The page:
I'm trying to output a slow clock (4kHz) on an I/O from the STM32F0. I'm wondering what the advantage is (if any) of using one of the timer pins to output this clock vs toggling another GPIO on the timer interrupts.

I was thinking I could do PWM mode with 50% duty cycle if I use a timer pin but I could also just as easily toggle any I/O each time the timer interrupt triggers an update.

  • \$\begingroup\$ If the timer pin can be set to toggle the pin forever with no further intervention, you're saving having to execute code to change the pin. OK it's not a huge saving, but it does mean the pin won't be affected by other code, interrupts, etc. \$\endgroup\$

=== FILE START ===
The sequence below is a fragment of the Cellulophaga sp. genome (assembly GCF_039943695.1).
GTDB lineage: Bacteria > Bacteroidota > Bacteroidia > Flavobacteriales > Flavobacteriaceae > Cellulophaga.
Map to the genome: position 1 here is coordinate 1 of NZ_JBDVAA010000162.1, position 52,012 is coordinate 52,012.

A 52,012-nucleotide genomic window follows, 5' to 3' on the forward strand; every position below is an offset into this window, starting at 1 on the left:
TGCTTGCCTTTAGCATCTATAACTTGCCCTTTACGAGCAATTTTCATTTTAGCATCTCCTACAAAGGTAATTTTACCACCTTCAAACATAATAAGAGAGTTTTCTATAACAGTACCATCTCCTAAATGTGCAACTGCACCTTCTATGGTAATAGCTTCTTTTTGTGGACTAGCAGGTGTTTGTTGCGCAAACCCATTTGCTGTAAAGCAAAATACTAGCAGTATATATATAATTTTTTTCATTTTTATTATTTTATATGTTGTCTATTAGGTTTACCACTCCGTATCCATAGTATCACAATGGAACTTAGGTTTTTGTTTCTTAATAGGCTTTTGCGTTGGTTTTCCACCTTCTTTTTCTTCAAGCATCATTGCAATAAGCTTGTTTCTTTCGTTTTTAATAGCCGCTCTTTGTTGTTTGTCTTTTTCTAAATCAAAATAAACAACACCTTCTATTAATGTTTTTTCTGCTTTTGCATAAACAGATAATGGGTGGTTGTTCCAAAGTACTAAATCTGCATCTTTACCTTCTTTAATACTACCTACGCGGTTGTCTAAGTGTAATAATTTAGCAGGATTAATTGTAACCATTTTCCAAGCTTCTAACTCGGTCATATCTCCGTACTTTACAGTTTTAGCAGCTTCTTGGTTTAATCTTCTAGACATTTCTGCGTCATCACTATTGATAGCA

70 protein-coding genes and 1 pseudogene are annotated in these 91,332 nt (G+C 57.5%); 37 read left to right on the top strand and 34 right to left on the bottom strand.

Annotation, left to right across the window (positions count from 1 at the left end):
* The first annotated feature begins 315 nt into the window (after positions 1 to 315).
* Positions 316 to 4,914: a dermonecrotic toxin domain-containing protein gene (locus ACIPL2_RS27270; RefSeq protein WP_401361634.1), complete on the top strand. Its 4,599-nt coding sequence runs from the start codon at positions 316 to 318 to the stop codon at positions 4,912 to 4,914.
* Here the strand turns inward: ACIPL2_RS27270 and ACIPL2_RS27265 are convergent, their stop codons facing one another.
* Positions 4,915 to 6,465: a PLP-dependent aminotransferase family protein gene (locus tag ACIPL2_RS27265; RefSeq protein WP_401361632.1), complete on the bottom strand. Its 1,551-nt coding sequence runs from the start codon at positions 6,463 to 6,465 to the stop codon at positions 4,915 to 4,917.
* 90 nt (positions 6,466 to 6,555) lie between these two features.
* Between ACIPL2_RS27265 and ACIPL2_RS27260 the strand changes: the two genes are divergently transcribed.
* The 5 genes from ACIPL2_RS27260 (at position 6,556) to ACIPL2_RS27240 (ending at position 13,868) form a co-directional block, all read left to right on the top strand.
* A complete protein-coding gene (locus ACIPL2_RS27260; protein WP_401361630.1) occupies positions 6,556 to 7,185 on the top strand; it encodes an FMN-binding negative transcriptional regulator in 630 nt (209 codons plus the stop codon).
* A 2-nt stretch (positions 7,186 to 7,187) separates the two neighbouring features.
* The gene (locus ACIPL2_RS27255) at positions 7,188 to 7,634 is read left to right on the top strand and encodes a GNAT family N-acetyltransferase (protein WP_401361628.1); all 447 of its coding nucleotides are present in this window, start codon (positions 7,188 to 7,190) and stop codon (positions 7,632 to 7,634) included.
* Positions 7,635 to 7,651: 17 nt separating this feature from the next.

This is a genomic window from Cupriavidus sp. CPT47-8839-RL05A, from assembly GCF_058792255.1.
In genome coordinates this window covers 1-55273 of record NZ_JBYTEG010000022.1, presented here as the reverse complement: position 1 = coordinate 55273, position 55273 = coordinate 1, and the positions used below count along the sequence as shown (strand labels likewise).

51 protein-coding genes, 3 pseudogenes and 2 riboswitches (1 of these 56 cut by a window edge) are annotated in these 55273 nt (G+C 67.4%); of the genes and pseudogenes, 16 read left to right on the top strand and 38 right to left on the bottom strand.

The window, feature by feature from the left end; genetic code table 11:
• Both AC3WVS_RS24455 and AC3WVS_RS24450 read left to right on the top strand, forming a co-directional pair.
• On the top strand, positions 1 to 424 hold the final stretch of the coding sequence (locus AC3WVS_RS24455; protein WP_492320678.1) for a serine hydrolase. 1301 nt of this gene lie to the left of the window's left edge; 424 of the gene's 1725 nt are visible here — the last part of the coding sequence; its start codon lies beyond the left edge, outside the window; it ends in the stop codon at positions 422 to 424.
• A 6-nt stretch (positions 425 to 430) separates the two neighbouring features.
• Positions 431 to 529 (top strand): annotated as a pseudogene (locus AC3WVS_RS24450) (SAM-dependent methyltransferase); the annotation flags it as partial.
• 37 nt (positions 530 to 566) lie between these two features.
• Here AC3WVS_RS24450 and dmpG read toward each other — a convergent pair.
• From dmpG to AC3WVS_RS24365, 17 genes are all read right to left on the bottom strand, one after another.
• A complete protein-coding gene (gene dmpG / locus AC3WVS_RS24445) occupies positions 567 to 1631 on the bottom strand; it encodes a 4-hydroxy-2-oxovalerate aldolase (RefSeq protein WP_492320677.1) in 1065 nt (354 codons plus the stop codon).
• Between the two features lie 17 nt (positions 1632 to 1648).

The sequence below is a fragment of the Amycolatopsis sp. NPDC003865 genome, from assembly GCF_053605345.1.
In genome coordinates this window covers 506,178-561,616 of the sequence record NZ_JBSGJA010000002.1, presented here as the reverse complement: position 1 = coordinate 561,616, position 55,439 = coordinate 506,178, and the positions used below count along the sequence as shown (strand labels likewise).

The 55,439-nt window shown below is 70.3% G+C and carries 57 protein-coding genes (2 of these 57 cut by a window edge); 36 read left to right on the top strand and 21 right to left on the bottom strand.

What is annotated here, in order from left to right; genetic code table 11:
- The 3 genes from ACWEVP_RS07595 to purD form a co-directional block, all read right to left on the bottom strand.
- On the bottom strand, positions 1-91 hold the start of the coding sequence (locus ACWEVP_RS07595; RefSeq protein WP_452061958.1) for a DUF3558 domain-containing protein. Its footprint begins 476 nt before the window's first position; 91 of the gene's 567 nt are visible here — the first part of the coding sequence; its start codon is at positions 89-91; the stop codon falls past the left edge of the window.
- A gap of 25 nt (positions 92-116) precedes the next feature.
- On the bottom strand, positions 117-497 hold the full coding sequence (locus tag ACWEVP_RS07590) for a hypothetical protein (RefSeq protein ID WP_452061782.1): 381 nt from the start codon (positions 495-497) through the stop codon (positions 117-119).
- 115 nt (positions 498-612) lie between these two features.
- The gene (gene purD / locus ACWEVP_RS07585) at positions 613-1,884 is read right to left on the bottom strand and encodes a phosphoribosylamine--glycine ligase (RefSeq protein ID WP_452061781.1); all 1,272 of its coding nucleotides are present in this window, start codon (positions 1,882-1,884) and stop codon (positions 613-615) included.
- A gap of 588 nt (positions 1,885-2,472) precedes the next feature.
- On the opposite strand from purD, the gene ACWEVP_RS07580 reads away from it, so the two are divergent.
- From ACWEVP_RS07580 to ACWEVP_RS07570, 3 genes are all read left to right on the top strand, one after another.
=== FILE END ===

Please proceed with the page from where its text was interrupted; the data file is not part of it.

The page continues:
– John U
    Commented Feb 28, 2014 at 16:59

1 Answer 1


A timer interrupt will have significant jitter, unless it is the only interrupt source/handler in the entire system. Clocked devices typically do not behave well when the clock is jittery. Thus, I would personally use a 50% PWM timer instead of a software-generated pulse train, when all I know about the other devices is that it's a "clocked device."

If there's some reason that it's OK for the clock to have jitter on the order of whatever your worst interrupt latency/jitter is, then you could go with either option, although the PWM clearly has less moving parts and thus is less likely to break. Software is not to be trusted if you can do it in hardware :-) (And I say this as a software engineer)


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